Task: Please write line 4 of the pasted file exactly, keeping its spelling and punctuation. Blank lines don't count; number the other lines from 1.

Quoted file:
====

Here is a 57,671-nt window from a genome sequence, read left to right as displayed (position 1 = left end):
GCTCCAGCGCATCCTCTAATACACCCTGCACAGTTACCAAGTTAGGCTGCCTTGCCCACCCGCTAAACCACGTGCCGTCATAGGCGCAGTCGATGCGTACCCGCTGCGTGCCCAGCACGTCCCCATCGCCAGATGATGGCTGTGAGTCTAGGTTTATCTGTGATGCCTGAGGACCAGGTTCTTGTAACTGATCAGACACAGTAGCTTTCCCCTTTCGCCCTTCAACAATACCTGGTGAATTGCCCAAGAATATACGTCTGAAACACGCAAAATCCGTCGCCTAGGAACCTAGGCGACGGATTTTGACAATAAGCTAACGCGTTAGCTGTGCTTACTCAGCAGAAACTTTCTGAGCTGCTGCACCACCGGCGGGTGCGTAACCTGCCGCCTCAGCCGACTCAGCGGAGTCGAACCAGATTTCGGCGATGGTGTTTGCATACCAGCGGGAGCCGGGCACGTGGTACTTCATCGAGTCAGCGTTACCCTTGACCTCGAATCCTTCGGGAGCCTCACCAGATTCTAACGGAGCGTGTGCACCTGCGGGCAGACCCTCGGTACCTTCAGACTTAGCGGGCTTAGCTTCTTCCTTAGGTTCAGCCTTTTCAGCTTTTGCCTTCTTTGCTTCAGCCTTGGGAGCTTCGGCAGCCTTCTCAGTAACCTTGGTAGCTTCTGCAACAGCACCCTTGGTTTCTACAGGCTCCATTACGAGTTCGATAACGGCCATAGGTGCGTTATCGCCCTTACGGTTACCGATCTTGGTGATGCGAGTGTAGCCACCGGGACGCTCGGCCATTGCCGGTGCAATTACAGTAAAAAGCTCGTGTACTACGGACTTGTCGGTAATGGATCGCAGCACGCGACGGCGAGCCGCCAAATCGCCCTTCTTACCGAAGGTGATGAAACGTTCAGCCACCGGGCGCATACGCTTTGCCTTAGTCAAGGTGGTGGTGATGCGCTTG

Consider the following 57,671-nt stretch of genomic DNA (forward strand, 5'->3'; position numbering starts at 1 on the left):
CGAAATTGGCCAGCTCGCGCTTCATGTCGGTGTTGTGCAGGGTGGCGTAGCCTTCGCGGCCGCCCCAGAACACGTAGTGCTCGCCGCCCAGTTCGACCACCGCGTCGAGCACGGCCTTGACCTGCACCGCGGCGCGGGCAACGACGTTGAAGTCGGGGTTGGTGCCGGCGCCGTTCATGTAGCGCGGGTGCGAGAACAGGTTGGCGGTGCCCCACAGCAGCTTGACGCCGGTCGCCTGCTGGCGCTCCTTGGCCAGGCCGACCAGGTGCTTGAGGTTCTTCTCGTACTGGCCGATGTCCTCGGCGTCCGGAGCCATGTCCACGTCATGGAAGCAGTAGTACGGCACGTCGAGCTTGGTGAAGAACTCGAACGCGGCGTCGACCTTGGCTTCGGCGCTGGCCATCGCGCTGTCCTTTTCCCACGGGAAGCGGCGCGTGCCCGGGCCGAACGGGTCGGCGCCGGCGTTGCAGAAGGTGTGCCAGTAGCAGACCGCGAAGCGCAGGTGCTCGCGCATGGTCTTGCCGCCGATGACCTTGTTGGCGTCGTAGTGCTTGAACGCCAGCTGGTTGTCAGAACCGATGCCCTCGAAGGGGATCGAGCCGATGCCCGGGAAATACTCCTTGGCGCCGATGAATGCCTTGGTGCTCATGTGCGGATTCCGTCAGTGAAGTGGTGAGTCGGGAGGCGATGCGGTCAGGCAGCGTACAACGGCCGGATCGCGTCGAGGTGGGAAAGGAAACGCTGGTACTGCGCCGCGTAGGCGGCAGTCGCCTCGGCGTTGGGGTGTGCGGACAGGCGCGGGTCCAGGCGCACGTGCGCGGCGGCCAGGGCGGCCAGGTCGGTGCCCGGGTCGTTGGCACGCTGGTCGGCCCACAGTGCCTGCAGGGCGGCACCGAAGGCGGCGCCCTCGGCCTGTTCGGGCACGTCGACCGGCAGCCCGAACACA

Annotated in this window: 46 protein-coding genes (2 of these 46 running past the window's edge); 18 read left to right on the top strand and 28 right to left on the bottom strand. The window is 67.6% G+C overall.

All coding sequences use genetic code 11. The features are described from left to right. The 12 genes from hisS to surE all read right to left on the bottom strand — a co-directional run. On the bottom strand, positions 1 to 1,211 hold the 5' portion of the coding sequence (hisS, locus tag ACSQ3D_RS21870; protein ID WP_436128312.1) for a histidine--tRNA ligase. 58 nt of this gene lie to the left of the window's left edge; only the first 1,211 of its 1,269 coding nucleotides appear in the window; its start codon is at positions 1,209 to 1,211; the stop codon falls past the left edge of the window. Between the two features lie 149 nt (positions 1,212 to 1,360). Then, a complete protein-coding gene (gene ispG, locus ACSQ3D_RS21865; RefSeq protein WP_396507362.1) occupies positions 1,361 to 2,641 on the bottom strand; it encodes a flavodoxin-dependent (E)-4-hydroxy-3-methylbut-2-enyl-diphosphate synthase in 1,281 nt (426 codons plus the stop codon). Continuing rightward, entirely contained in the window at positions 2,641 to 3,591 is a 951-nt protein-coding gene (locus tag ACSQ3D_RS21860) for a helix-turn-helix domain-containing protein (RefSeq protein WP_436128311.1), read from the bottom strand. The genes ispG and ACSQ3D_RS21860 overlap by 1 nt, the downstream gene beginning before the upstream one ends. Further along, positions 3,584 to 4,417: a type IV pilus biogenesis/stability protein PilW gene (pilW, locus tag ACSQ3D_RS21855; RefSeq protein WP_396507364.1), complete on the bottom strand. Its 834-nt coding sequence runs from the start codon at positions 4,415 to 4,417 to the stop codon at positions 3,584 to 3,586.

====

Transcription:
CGAAATTGGCCAGCTCGCGCTTCATGTCGGTGTTGTGCAGGGTGGCGTAGCCTTCGCGGCCGCCCCAGAACACGTAGTGCTCGCCGCCCAGTTCGACCACCGCGTCGAGCACGGCCTTGACCTGCACCGCGGCGCGGGCAACGACGTTGAAGTCGGGGTTGGTGCCGGCGCCGTTCATGTAGCGCGGGTGCGAGAACAGGTTGGCGGTGCCCCACAGCAGCTTGACGCCGGTCGCCTGCTGGCGCTCCTTGGCCAGGCCGACCAGGTGCTTGAGGTTCTTCTCGTACTGGCCGATGTCCTCGGCGTCCGGAGCCATGTCCACGTCATGGAAGCAGTAGTACGGCACGTCGAGCTTGGTGAAGAACTCGAACGCGGCGTCGACCTTGGCTTCGGCGCTGGCCATCGCGCTGTCCTTTTCCCACGGGAAGCGGCGCGTGCCCGGGCCGAACGGGTCGGCGCCGGCGTTGCAGAAGGTGTGCCAGTAGCAGACCGCGAAGCGCAGGTGCTCGCGCATGGTCTTGCCGCCGATGACCTTGTTGGCGTCGTAGTGCTTGAACGCCAGCTGGTTGTCAGAACCGATGCCCTCGAAGGGGATCGAGCCGATGCCCGGGAAATACTCCTTGGCGCCGATGAATGCCTTGGTGCTCATGTGCGGATTCCGTCAGTGAAGTGGTGAGTCGGGAGGCGATGCGGTCAGGCAGCGTACAACGGCCGGATCGCGTCGAGGTGGGAAAGGAAACGCTGGTACTGCGCCGCGTAGGCGGCAGTCGCCTCGGCGTTGGGGTGTGCGGACAGGCGCGGGTCCAGGCGCACGTGCGCGGCGGCCAGGGCGGCCAGGTCGGTGCCCGGGTCGTTGGCACGCTGGTCGGCCCACAGTGCCTGCAGGGCGGCACCGAAGGCGGCGCCCTCGGCCTGTTCGGGCACGTCGACCGGCAGCCCGAACACA